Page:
On Meet the Press today, Sen. Tim Kaine said the White House erred grievously by not explicitly naming Jews on Holocaust Remembrance Day:

Kaine pointed to the White House issuing a blanket visa ban on residents of seven Muslim-majority nations on the same day as the Holocaust remembrance, called it "more than a coincidence," and said:

"When you have the chief political advisor in the White House, Steve Bannon, who is connected with a news organization that traffics in white supremacy and anti-Semitism and they put out a Holocaust statement that omits any mention of Jews.
"Remember, earlier administrations have done these statements. And so the first thing you do is you pull up to see what earlier statements have said. And the earlier statements, President Obama, President Bush always talk about the Holocaust in connection with the slaughter of Jews.
"The final solution was about the slaughter of Jews. We have to remember this. This is what Holocaust denial is. It's either to deny that it happened or many Holocaust deniers acknowledge, 'Oh yeah people were killed. But it was a lot of innocent people. Jews weren't targeted.' The fact that they did that and imposed this religious test against Muslims in the executive orders on the same day, this is not a coincidence."

The White House's defense: Reince Priebus, after saying that of course the Holocaust was bad and that Jews were its targets and that Trump has Jewish family members, told Chuck Todd on the statement: "I don't regret the words."

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Illustration: Sarah Grillo/Axios

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The positions of key GOP senators on replacing Ruth Bader Ginsburg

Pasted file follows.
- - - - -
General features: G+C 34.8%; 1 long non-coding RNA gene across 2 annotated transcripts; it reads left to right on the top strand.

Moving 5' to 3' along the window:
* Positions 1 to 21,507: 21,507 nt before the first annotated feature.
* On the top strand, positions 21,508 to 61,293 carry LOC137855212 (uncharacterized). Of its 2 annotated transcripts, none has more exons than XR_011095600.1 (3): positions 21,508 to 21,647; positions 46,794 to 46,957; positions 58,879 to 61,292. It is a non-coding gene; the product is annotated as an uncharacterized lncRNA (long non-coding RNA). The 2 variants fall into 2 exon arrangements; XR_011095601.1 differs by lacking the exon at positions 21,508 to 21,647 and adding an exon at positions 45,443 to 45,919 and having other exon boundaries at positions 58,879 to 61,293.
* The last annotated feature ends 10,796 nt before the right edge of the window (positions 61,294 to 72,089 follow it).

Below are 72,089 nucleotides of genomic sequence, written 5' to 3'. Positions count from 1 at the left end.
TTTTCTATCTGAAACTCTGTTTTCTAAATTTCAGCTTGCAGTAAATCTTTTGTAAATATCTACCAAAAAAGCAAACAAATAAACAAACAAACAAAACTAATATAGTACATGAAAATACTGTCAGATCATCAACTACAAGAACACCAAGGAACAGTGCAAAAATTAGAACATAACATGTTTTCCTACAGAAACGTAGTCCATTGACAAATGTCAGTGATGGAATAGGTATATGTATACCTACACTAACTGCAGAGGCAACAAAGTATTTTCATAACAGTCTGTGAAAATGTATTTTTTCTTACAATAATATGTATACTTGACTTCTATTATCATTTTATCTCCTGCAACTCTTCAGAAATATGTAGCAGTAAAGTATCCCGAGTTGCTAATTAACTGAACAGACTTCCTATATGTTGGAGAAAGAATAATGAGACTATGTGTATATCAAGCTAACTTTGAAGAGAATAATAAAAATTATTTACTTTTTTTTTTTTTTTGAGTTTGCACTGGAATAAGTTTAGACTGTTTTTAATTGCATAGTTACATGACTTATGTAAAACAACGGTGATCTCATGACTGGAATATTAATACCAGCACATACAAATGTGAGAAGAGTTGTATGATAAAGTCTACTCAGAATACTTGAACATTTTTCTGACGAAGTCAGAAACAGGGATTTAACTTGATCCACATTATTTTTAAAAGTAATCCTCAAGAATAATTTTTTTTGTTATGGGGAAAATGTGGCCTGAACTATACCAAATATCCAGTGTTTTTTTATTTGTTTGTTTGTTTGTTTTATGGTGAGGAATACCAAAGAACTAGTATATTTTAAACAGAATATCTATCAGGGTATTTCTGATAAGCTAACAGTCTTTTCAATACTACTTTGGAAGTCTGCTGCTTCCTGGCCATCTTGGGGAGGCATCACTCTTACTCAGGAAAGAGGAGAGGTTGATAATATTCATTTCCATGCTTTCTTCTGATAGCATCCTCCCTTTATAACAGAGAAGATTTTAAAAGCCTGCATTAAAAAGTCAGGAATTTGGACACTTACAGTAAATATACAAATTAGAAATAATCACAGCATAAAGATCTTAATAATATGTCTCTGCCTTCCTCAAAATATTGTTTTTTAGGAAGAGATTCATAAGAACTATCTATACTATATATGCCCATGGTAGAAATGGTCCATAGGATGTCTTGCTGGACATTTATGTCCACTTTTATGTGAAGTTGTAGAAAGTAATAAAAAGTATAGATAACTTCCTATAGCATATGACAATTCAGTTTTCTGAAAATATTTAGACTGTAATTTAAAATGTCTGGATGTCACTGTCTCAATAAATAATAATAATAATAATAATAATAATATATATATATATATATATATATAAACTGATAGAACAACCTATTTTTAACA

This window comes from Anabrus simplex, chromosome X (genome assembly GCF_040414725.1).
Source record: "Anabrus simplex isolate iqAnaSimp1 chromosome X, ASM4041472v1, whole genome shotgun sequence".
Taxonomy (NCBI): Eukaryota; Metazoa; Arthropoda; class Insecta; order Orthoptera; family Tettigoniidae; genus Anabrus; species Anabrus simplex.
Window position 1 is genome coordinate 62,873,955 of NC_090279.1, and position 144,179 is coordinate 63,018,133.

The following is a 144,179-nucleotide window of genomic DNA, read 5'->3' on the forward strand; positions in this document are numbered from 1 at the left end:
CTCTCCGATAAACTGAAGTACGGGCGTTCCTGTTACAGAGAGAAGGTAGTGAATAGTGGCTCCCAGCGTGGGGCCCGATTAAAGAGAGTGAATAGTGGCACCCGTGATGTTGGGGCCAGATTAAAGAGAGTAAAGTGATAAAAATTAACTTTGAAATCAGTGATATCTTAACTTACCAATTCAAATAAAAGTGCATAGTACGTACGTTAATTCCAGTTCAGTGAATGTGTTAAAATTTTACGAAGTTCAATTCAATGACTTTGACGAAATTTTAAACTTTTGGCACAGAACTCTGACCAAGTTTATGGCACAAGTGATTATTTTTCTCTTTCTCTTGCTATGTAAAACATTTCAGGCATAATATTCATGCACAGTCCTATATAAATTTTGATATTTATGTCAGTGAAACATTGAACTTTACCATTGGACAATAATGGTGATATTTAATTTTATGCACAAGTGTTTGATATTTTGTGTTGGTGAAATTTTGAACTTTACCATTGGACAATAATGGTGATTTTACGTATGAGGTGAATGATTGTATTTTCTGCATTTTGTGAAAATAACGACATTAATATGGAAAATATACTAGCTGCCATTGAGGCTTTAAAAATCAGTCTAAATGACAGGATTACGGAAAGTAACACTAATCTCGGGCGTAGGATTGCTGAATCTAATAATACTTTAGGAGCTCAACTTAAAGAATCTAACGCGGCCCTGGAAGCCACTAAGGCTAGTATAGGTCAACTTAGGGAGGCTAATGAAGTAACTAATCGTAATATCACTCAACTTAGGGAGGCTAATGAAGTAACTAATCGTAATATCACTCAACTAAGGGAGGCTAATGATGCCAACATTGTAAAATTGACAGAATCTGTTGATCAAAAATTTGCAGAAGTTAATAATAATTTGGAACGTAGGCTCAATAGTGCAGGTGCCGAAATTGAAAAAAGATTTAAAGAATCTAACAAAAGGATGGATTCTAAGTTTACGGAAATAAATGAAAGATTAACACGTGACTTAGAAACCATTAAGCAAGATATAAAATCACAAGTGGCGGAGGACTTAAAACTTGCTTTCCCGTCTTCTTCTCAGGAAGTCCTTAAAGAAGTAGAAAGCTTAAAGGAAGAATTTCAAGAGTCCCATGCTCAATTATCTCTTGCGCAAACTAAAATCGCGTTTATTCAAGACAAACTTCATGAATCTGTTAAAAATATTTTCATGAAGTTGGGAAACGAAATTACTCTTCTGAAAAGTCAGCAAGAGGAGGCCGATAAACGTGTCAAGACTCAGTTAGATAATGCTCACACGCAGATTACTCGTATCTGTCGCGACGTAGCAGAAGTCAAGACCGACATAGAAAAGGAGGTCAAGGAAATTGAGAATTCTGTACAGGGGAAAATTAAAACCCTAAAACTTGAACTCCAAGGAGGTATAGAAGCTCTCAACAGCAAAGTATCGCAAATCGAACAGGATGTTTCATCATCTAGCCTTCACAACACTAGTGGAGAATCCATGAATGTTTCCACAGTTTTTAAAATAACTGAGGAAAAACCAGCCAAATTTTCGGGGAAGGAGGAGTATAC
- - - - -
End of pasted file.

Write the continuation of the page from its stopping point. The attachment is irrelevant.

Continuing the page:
Senate Majority Leader Mitch McConnell talks to reporters on Capitol Hill last Thursday. Photo: Chip Somodevilla/Getty Images

With President Trump planning to nominate his third Supreme Court justice nominee by next week, key Republican senators are indicating their stance on replacing the late Justice Ruth Bader Ginsburg just over six weeks out from Election Day.

The big picture: Senate Majority Leader Mitch McConnell (Ky.) has vowed that "Trump’s nominee will receive a vote on the floor of the United States Senate." But Sen. Lisa Murkowski (Alaska) told Alaska Public Media, "I would not vote to confirm a Supreme Court nominee. We are 50 some days away from an election."

Updated 2 hours ago - Politics & Policy

ActBlue collects a record $91 million in hours after Ginsburg's death

A makeshift memorial in honor of Justice Ruth Bader Ginsburg in front of the U.S. Supreme Court on Sept. 19. Photo: Samuel Corum/Getty Images

ActBlue received a record $91.4 million in the 28 hours following Supreme Court Justice Ruth Bader Ginsburg's death, the Democratic donation-processing site confirmed to Axios late Saturday.

Why it matters via the New York Times: "The unprecedented outpouring shows the power of a looming Supreme Court confirmation fight to motivate Democratic donors."